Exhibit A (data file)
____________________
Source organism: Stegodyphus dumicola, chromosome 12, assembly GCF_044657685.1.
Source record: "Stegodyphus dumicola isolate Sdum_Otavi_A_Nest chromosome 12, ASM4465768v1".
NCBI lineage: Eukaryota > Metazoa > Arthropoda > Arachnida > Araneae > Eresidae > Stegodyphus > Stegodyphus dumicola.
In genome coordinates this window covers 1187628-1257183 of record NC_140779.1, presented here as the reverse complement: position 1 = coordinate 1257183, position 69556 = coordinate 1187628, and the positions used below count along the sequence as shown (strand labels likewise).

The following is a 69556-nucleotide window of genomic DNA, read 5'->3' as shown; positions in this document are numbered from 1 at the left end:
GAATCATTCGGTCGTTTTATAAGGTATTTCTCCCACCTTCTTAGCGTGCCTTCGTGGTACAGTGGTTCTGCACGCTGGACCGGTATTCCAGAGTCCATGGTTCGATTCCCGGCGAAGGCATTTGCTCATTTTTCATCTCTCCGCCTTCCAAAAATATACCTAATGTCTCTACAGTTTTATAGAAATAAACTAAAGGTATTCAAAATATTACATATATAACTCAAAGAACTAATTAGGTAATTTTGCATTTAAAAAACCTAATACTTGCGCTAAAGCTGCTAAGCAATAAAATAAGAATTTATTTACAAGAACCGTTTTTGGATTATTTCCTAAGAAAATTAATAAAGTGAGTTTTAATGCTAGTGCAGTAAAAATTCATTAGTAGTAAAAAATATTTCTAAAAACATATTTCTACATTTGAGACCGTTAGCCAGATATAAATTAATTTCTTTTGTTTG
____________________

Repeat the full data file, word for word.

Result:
Source organism: Stegodyphus dumicola, chromosome 12, assembly GCF_044657685.1.
Source record: "Stegodyphus dumicola isolate Sdum_Otavi_A_Nest chromosome 12, ASM4465768v1".
NCBI lineage: Eukaryota > Metazoa > Arthropoda > Arachnida > Araneae > Eresidae > Stegodyphus > Stegodyphus dumicola.
In genome coordinates this window covers 1187628-1257183 of record NC_140779.1, presented here as the reverse complement: position 1 = coordinate 1257183, position 69556 = coordinate 1187628, and the positions used below count along the sequence as shown (strand labels likewise).

The following is a 69556-nucleotide window of genomic DNA, read 5'->3' as shown; positions in this document are numbered from 1 at the left end:
GAATCATTCGGTCGTTTTATAAGGTATTTCTCCCACCTTCTTAGCGTGCCTTCGTGGTACAGTGGTTCTGCACGCTGGACCGGTATTCCAGAGTCCATGGTTCGATTCCCGGCGAAGGCATTTGCTCATTTTTCATCTCTCCGCCTTCCAAAAATATACCTAATGTCTCTACAGTTTTATAGAAATAAACTAAAGGTATTCAAAATATTACATATATAACTCAAAGAACTAATTAGGTAATTTTGCATTTAAAAAACCTAATACTTGCGCTAAAGCTGCTAAGCAATAAAATAAGAATTTATTTACAAGAACCGTTTTTGGATTATTTCCTAAGAAAATTAATAAAGTGAGTTTTAATGCTAGTGCAGTAAAAATTCATTAGTAGTAAAAAATATTTCTAAAAACATATTTCTACATTTGAGACCGTTAGCCAGATATAAATTAATTTCTTTTGTTTG